Changing Health’s intervention programme to prevent Type 2 diabetes combines new technology and behavioural change experts to encourage people to make long term, positive lifestyle changes. It has been adopted as part of the Healthier You NHS Diabetes Prevention Programme (DPP). The NHS provides face-to-face, structured education and support, but its approach cannot be tailored to individual needs. The solution is a personalised, digital programme using comprehensive research in metabolism, diabetes and behavioural science. It combines bespoke, one-to-one lifestyle coaching (delivered over the phone), with a customisable course of structured diabetes education (delivered via an app). People at risk of diabetes learn how they can fit simple lifestyle changes into their lives and receive personalised support. Each participant sets goals based on their ability to change at any one time and can call on a dedicated lifestyle coach for support or just to chat about their health.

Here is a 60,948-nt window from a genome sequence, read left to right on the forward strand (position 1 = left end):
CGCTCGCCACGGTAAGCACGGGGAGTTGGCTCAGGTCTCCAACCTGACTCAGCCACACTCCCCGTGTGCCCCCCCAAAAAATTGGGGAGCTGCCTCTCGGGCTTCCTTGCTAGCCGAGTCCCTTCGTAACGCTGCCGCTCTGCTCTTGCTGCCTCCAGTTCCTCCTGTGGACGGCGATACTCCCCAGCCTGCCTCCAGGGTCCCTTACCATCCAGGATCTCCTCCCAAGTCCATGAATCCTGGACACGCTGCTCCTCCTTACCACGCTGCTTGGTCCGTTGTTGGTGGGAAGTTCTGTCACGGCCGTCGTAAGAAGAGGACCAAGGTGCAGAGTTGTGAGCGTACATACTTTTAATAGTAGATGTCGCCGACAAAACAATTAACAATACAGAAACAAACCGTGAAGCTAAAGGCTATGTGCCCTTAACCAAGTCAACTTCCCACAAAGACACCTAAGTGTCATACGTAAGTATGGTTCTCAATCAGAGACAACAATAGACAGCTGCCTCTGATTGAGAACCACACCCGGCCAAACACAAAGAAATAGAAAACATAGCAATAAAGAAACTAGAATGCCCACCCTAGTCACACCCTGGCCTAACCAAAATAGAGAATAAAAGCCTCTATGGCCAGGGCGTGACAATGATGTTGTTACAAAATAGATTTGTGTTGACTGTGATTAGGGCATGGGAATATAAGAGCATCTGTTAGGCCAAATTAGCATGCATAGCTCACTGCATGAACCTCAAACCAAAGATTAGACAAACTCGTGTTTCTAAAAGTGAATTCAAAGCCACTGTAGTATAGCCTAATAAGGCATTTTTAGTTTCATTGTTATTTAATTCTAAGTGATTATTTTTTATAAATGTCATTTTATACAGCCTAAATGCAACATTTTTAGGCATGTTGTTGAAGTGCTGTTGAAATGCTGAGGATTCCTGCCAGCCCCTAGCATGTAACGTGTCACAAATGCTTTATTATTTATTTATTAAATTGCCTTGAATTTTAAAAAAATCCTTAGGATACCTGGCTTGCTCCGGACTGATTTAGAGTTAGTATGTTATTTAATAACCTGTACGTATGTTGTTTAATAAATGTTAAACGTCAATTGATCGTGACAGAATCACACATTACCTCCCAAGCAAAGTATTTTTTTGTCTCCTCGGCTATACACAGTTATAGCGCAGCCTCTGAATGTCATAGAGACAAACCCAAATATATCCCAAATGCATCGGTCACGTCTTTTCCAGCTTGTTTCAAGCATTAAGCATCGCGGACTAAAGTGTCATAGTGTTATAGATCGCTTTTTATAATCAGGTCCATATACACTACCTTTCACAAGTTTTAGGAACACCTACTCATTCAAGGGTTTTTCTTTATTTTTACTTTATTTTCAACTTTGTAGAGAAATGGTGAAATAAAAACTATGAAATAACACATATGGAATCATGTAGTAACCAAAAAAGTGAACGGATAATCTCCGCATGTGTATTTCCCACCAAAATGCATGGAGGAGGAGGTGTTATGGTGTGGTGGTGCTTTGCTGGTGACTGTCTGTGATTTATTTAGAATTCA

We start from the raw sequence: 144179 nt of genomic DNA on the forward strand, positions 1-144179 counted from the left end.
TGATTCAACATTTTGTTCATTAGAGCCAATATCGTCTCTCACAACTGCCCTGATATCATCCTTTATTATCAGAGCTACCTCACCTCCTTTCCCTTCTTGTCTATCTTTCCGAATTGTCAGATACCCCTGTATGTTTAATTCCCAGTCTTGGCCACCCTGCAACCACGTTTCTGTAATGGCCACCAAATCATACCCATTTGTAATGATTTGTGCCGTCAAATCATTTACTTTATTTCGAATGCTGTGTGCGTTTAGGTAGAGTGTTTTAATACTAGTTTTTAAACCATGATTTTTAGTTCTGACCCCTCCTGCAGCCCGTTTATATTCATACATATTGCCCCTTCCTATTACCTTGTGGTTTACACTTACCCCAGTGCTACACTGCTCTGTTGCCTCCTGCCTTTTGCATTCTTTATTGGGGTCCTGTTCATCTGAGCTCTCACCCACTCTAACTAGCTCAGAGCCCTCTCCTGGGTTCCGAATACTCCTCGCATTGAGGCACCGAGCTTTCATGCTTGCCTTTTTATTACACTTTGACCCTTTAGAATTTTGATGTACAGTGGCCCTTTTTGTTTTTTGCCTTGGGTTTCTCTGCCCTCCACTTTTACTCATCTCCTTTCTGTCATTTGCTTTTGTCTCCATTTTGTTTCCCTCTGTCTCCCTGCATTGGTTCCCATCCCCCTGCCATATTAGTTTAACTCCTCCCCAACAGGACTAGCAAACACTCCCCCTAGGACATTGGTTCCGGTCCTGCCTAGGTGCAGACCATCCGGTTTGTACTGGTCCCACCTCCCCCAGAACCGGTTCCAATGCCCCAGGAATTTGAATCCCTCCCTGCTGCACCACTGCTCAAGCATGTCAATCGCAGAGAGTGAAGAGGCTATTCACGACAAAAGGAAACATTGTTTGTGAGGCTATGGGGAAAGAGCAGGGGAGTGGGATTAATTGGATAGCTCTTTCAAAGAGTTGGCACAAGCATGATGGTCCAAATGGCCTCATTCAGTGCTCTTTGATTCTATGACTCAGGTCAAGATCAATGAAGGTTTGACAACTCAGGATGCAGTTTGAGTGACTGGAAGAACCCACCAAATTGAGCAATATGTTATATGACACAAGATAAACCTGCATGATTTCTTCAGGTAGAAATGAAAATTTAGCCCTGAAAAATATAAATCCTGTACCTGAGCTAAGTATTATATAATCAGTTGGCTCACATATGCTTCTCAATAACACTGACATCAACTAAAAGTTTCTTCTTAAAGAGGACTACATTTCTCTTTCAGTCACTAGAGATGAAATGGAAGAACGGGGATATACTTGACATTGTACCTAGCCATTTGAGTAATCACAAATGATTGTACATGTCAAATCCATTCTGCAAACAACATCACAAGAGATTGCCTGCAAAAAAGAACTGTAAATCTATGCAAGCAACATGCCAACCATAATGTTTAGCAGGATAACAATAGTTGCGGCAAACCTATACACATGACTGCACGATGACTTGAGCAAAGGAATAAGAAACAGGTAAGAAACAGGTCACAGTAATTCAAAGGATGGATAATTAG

Get the latest updates
Most people at risk of Type 2 diabetes know they need to change their lifestyles, but they are stuck with unhealthy habits. They need to know how to move away from habitual behaviours and sustain positive lifestyle choices, over the long term and as part of their daily routines. This new programme is underpinned by the Health Action Process Approach (HAPA). This separates behaviour change into two stages: the formation of an intention to change (motivation) and the subsequent planning and acting on that intention (volition). Behaviour change techniques (BCTs) then target the different psychological processes that translate an intent to behave into action. Crucially for facilitating long term, sustainable behaviour change, the HAPA model acknowledges that behaviours that are years or decades old are not going to change overnight. Equally, most people see some early success in changing their behaviour, then fall back, so relapse management is at the heart of the HAPA. It gives people the skills to re-engage and, ultimately, become their own lifestyle coach. A six-month trial of the programme by North West London Collaboration of CCGs in 2018 measured the impact of the programme on diabetes health outcomes. Users saw a Patient Activation Measure (PAM) score increase of 10 points, on average, over the course of the programme, equating to a 20% increase in medication adherence and a 20% decrease in hospitalisations. Coaching delivery is critical to users’ success. Each coach is trained in the most effective behavioural change techniques, rooted in psychology. The programmes are designed not to replace traditional, face-to-face education, but to widen access and improve uptake.